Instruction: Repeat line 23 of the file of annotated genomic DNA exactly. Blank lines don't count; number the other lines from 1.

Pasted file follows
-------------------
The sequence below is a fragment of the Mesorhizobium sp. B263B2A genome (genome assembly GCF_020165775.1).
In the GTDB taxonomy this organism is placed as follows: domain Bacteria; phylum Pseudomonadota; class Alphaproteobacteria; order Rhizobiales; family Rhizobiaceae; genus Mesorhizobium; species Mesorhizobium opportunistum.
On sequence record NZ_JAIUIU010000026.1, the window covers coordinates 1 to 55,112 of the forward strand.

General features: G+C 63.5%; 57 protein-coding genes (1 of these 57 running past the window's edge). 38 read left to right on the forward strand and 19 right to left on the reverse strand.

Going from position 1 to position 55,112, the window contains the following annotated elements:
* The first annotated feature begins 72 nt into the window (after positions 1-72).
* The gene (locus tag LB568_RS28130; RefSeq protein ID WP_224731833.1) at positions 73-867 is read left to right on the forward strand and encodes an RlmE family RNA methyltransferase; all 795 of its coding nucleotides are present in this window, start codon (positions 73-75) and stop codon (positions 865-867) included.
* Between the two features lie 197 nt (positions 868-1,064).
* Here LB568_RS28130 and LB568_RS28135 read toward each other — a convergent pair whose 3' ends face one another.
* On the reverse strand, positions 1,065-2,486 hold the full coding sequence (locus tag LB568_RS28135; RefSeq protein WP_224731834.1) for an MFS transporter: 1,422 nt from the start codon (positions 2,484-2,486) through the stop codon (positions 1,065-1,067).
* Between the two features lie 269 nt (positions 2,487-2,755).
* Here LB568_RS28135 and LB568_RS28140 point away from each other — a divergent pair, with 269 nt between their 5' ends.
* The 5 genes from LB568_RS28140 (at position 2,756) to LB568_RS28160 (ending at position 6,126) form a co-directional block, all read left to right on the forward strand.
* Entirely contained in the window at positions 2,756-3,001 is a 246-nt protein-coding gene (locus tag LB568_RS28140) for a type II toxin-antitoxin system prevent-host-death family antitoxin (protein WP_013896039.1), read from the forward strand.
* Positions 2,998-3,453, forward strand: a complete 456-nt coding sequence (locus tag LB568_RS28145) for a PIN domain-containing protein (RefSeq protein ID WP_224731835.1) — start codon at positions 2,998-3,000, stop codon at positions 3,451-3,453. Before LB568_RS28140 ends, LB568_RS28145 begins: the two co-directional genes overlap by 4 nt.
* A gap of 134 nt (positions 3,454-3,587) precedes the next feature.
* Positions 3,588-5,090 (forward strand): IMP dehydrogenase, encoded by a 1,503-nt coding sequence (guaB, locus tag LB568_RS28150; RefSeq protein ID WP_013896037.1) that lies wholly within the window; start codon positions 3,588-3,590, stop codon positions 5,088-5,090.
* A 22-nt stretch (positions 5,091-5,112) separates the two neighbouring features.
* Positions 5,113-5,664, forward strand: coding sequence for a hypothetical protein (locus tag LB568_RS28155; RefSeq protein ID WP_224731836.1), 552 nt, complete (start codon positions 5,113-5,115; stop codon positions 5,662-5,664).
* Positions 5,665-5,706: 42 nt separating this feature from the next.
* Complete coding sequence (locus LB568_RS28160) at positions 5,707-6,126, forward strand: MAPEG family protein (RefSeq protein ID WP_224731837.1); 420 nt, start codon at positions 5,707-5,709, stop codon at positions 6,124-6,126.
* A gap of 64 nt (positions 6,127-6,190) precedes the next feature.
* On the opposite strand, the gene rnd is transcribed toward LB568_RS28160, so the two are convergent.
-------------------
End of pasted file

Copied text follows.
* On the opposite strand, the gene rnd is transcribed toward LB568_RS28160, so the two are convergent.